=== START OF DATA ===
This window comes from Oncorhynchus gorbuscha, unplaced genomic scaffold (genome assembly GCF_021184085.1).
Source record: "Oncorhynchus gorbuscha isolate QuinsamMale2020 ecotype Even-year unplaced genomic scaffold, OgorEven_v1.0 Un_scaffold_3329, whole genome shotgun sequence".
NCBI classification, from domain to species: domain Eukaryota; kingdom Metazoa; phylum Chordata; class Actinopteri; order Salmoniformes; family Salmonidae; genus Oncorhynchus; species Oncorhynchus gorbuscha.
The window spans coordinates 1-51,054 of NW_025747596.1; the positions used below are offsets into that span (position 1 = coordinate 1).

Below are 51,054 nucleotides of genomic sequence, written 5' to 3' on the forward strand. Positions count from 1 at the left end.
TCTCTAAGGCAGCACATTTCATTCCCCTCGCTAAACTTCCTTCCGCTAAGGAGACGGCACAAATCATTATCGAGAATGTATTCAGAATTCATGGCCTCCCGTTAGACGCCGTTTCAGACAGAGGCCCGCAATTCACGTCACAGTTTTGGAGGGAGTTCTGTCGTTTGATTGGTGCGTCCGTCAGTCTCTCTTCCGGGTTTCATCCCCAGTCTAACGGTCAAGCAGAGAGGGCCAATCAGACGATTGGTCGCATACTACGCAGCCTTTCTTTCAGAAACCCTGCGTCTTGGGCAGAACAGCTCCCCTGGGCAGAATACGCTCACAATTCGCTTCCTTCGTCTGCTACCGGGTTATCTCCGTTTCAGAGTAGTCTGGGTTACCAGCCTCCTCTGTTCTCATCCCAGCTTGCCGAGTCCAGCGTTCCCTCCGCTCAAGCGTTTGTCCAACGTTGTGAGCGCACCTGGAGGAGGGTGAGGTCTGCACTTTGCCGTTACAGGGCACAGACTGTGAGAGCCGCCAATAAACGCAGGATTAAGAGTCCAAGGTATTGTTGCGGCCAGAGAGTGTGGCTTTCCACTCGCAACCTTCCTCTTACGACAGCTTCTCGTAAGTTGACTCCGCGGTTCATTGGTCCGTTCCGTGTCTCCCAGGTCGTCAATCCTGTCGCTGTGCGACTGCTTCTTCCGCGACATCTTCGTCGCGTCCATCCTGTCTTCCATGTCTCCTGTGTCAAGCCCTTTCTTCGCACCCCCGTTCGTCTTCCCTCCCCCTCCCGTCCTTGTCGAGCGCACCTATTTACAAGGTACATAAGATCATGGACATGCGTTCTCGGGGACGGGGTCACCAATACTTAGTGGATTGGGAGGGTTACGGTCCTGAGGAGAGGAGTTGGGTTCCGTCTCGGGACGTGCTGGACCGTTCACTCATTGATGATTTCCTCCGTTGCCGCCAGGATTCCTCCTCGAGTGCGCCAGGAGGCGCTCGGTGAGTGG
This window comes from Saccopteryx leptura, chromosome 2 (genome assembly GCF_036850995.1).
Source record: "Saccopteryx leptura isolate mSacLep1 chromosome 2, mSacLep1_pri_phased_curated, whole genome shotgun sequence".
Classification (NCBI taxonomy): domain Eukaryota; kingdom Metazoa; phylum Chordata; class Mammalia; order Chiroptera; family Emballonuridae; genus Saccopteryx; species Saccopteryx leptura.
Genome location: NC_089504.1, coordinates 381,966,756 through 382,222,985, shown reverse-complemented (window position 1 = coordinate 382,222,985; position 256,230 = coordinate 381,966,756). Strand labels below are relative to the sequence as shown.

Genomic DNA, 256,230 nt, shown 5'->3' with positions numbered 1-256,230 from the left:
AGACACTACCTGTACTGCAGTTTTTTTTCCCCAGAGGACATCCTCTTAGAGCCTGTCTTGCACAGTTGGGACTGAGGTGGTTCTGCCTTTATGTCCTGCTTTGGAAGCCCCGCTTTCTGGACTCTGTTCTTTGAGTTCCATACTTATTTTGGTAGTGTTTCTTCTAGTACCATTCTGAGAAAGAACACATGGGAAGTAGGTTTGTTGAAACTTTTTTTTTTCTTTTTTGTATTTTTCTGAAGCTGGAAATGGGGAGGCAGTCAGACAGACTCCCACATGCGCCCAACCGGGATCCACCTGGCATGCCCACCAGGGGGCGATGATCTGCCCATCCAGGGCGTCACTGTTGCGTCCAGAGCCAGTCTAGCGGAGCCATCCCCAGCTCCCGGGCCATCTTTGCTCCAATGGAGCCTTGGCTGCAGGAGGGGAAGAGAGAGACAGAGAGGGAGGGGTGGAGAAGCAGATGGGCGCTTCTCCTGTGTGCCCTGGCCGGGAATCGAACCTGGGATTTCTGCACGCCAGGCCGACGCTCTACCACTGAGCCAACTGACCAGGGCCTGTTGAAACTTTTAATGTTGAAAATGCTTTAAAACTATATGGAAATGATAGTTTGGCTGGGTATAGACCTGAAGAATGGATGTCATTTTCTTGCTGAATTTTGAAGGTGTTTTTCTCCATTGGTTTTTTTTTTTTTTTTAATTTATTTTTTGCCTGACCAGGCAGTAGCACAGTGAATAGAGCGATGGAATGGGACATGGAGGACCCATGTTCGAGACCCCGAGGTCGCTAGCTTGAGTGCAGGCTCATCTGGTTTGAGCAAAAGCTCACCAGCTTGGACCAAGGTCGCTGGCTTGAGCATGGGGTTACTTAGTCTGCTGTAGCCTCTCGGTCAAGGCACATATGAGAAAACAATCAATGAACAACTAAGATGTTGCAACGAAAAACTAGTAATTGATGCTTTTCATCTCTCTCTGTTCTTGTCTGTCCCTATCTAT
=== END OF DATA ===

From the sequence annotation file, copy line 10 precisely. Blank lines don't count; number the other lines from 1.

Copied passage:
Genome location: NC_089504.1, coordinates 381,966,756 through 382,222,985, shown reverse-complemented (window position 1 = coordinate 382,222,985; position 256,230 = coordinate 381,966,756). Strand labels below are relative to the sequence as shown.